Locale-specific punctuation

ID locale-specific-punctuation
Definition The text systematically uses punctuation not appropriate for the specified locale
MQM Core? no
Automatable? yes
Parent locale-convention
Children quote-mark-type
Applies to target
Example(s)
  • A text translated from English to Japanese maintains European-style punctuation—such as full-stops (.)—instead of using the appropriate Japanese punctuation, such as the Japanese full stop (。).
Note(s)

Localization support

ID localization-support
Definition Aspects of how a software product presents locale-sensitive data are not properly internationalized
MQM Core? no
Automatable? no
Parent internationalization
Children address-internationalization, calendar-internationalization, currency-internationalization, date-internationalization, measurement-internationalization, name-internationalization, number-internationalization, shortcut-key-internationalization, telephone-internationalization, time-internationalization
Applies to source
Example(s)
  • An online submission form to register for appointments with a product demonstrator does not allow data to be submitted for many countries because it validates data against a US-centric model.
Note(s)
  • See the subtypes for specific examples. Note that this issue type and its children apply to internationaliztion problems in the source, not to specific instances in a target language, although they may be discovered as problems classified under locale-convention in specific target languages. Although most of the examples of child nodes use specific instances where problems appear, they all refer to engineering problems of the source content.

Margins

ID margins
Definition Text margins are incorrect.
MQM Core? no
Automatable? no
Parent overall-design
Children none
Applies to source and target
Example(s)
  • Specifications called for 4 cm inside margins, but 2.5 cm margins were used instead.
Note(s)

Markup

ID markup
Definition Issues related to “markup” (codes used to represent structure or formatting of text, also known as “tags”).
MQM Core? no
Automatable? yes
Parent design
Children added-markup, inconsistent-markup, misplaced-markup, missing-markup, questionable-markup
Applies to source and target
Example(s)
  • Markup is used incorrectly, resulting in incorrect formatting.
Note(s)

Measurement format

ID measurement-format
Definition A text uses a measurement format inappropriate for its locale.
MQM Core? no
Automatable? yes
Parent locale-convention
Children none
Applies to source and target
Example(s)
  • A text in France uses feet and inches and Fahrenheit temperatures.
Note(s)

Measurement internationalization

ID measurement-internationalization
Definition A product does not provide support for needed measurement formats
MQM Core? no
Automatable? no
Parent localization-support
Children none
Applies to source
Example(s)
  • An engineering software system developed in France supports only the metric system and when localized for use in the United States does not support U.S. measurement formats, rending it unusable when users print bill of parts sheets to order components from U.S. suppliers.
Note(s)

Misplaced markup

ID misplaced-markup
Definition Markup is present but misplaced.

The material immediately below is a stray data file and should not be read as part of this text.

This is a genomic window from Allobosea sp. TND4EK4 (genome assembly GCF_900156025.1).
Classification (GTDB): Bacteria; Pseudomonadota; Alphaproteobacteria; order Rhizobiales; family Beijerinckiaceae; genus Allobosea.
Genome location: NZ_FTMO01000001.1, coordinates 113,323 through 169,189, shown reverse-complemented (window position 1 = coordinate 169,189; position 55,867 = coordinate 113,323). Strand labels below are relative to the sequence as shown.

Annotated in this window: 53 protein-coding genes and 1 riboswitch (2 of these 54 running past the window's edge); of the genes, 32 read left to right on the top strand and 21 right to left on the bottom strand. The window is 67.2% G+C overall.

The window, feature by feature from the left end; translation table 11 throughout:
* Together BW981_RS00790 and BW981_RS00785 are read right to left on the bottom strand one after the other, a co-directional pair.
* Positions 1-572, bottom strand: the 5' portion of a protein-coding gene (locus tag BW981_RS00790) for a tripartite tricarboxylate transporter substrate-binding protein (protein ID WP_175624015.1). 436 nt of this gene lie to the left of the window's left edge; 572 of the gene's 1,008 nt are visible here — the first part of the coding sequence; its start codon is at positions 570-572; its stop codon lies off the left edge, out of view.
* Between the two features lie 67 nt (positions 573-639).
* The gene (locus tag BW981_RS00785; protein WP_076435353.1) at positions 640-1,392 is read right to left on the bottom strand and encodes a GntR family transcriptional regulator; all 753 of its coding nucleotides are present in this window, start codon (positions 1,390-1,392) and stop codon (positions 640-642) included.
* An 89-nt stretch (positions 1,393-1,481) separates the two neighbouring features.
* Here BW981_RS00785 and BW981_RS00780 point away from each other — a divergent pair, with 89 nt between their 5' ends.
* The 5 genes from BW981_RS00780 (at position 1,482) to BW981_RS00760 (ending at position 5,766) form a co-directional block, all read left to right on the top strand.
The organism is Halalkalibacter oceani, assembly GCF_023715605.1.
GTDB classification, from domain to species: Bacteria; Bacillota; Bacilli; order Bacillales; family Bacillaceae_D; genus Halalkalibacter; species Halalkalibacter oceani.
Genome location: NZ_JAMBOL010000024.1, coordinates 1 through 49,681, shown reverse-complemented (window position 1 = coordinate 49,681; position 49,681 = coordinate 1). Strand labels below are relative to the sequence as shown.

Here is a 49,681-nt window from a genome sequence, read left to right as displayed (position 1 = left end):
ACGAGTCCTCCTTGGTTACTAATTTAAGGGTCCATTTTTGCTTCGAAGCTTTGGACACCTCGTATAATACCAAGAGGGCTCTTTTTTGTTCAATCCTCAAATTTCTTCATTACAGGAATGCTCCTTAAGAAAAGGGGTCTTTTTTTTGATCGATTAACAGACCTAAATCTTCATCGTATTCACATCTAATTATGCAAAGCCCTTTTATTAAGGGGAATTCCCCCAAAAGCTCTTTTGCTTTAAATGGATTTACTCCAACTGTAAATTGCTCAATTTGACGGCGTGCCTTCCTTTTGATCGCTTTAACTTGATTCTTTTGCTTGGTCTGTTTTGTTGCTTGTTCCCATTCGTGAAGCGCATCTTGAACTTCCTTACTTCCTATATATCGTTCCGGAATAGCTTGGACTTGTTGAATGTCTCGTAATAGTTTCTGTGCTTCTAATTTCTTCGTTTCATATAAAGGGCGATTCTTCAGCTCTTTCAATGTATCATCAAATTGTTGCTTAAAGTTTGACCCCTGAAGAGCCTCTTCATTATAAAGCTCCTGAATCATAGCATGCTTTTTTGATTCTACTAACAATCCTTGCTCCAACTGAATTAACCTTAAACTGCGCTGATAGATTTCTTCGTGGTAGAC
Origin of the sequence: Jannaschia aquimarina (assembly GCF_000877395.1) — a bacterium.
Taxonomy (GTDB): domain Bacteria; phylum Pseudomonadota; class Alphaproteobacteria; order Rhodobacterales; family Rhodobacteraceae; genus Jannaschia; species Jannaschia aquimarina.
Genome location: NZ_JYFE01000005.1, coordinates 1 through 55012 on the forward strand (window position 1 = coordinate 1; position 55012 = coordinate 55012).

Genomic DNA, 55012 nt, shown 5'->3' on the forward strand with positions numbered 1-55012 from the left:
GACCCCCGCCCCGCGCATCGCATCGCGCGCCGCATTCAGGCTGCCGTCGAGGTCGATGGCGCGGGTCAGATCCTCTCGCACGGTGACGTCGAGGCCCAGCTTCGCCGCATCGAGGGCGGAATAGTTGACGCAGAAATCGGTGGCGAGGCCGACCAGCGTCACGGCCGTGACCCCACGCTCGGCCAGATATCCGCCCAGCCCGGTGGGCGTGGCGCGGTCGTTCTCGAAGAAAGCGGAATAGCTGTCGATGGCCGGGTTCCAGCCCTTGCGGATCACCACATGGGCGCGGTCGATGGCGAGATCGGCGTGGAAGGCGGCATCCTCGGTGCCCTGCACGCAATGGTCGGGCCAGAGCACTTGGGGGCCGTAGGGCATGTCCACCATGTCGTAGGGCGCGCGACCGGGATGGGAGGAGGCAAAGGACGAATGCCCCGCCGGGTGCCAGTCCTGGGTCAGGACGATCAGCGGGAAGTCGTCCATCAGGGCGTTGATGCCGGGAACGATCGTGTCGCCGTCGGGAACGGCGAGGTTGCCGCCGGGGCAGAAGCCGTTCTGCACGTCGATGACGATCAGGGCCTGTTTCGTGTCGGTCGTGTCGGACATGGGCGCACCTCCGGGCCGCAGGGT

MQM Core? no
Automatable? yes
Parent markup
Children none
Applies to source and target
Example(s)
  • A segment has three sets of paired formatting tags at the end, after the final full stop (.).
Note(s)

Missing fall-back text

ID missing-fall-back-text
Definition A program includes a “fall-back” language for content that has not been localized, but the needed fall-back text is missing.
MQM Core? no
Automatable? no
Parent functional
Children none
Applies to source
Example(s)
  • A French-language website has not been fully localized. When the user clicks a link to one of these pages he or she should be taken to the English-language source page, but instead is taken to a blank page with no content.
Note(s)
  • It is common practice to allow software or websites to fall back on another language if some content is missing. For example, a partially-localized German website might display some content in English for pages that have not yet been localized.

Missing graphic/table

ID graphics-tables-missing
Definition A graphic or table is missing.
MQM Core? no
Automatable? no
Parent graphics-tables
Children none
Applies to source and target
Example(s)
  • An HTML file is missing an <img> tag, so no graphic is shown.
Note(s)

Missing markup

ID missing-markup
Definition Markup in the source is missing in the target.
MQM Core? no
Automatable? yes
Parent markup
Children none
Applies to target
Example(s)
  • A source segment has a set of italic tags, but the target text does not have any tags.
Note(s)

Missing text

ID missing-text
Definition Existing text is missing in the final laid-out version
MQM Core? no
Automatable? yes
Parent design
Children none
Applies to source and target
Example(s)
  • A translation is complete, but during DTP a text box was inadvertently moved off the page and so the translated text does not appear in a rendered PDF version.
Note(s)
  • This issue does not refer to omitted text (i.e., text that was present in the source but not present in the translation). Instead it refers only to cases where text is present in some form but does not appear in the laid-out version. It also does not refer to text that has been truncated due to text expansion.

Missing/incorrect TOC item

ID missing-incorrect-toc-item
Definition Items in an index/TOC are incorrect or missing
MQM Core? no
Automatable? yes
Parent index-toc
Children none
Applies to source and target
Example(s)
  • A chapter heading is not listed in a Table of Contents.
Note(s)

Mistranslation of technical relationship

ID technical-relationship
Definition Content decribing the relationship(s) within a technical description is translated inaccurately with respect to technical knowledge (even if the translation otherwise appears plausible).
MQM Core? no
Automatable? no
Parent mistranslation